In reference to this comparison shopping matter, the Commission concluded that Google favored its comparison shopping service “Google Shopping.” It had systematically positioned and prominently displayed its service in the general search results pages regardless of their merits. Its service shopping did not have the system of penalties cooled to its service, which was applied to other comparison shopping services based on defined parameters. This stem could lead to the competition having lower ranks on the general search results page. As per the Commission’s antitrust assessment, these actions hindered rival comparison shopping services and an adverse impact on users and consumer rights since the consumers did not see the most relevant results to their requests. However, Google would indicate that their dominance arises from innovative products and services, and they are not abusing the market.
In April 2015, the EU Commission conveyed a Statement of Objections to Google indicating its investigations on whether the company had entered into any anti-competitive agreements or abused a potentially dominant position. In this second investigation, its handling of mobile devices on Android was questioned (Karakas, 2018). Typically, the manufacturers have signed contractual agreements with Google to get the right to have Google applications installed on their devices. The Commission held that the company was infringing the EU antitrust laws by mandating or incentivizing the devices’ manufacturers to exclusively pre-install its applications and unlawfully hinder the development and market access of competing operating systems and applications or services (Karakas, 2018). Also, the Commission indicated that Google was young particular applications and services in Android devices with other Google applications, these actions from Google were hindrances to the development of innovation and the access to markets for the competing mobile OSs and applications or services hence a violation of Articles 101 and 102 of the TFEU.
From the above two cases, it is possible to see different concepts of antitrust laws, including abuse, having barriers to market entry, and subsequently, monopolization (Anno, 2016). European courts have not distinctively defined the concept of abuse of dominant power. Still, the ECJ adopts the abuse approach defined in the Hoffmann-La Roche & Co. AG v. Commission, 85/76 (ECJ. 1979). It is an objective concept that relates to being in a dominant position and influencing the market structure to weaken competition. The European Commission’s view on the abuse concept is any anti-competitive business conduct of a business firm focused on maintaining or increasing its position, which was the complaints laid against Google (Anno, 2016).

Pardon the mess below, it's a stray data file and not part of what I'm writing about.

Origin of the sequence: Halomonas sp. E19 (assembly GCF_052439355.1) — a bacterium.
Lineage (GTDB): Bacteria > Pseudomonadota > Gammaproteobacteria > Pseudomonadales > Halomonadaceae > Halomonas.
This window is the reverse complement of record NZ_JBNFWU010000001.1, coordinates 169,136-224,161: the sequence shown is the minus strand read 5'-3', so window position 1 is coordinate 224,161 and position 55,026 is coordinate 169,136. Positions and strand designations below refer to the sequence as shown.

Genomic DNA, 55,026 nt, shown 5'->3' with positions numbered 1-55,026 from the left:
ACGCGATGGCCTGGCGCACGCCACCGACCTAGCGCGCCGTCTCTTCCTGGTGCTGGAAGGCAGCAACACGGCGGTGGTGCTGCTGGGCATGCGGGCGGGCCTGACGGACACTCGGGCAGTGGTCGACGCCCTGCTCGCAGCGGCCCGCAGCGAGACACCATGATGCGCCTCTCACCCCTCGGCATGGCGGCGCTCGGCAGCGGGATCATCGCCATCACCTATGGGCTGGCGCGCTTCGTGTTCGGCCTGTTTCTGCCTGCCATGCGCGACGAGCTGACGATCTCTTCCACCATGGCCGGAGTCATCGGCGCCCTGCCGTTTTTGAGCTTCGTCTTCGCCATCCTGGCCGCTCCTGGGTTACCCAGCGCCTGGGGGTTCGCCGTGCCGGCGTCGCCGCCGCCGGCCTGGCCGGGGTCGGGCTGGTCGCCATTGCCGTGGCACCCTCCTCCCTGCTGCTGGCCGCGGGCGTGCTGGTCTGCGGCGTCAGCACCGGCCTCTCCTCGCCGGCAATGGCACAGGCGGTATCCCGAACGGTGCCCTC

In relation to the market share, an entity being a monopoly relies on the strong presumption that it has reached a particular level. As per the AKZO Chemie BV v Commission, 62/86 (ECJ. 1991) case, the court indicated that a firm with a market share of 50% or more indicates a rebuttable presumption of market power. In the Hoffman case, the ECJ ruled that 75% market share was clear proof of a dominant position Anno, 2016). In the Hilti AG v. Commission, 30/89 (CFI. 1991), the European Court stated that considerable shares need to be considered to be proof of a dominant position. This applies when the market share is ranging from 70% to 80%. As of 2020, Google’s market share continues to grow even after calling to have them implement the antitrust remedies three years ago (Brunoli, 2020). This remedy was to have Google allow competitors to bid for advertising spaces at the top of the search page hence directing traffic to their sites.
Ethical dilemma and Respective Frameworks
An ethical dilemma is when a party is presented with a specific situation that requires a decision in two distinct courses of action. Google is facing an ethical dilemma when achieving maximal profits for their shareholders while adhering to the antitrust laws. Generally, antitrust regulations seek to protect the less-dominant business rivals and protect consumers. For Google, it entails ensuring that their products and services do not in any way hamper level competition for competitors providing similar products and services yet using Google Search services to market themselves. To this effect, Google faces the ethical dilemma of getting maximal profits while ensuring that they do not implement strategies that restrain the competitive process from making economic activities less efficient.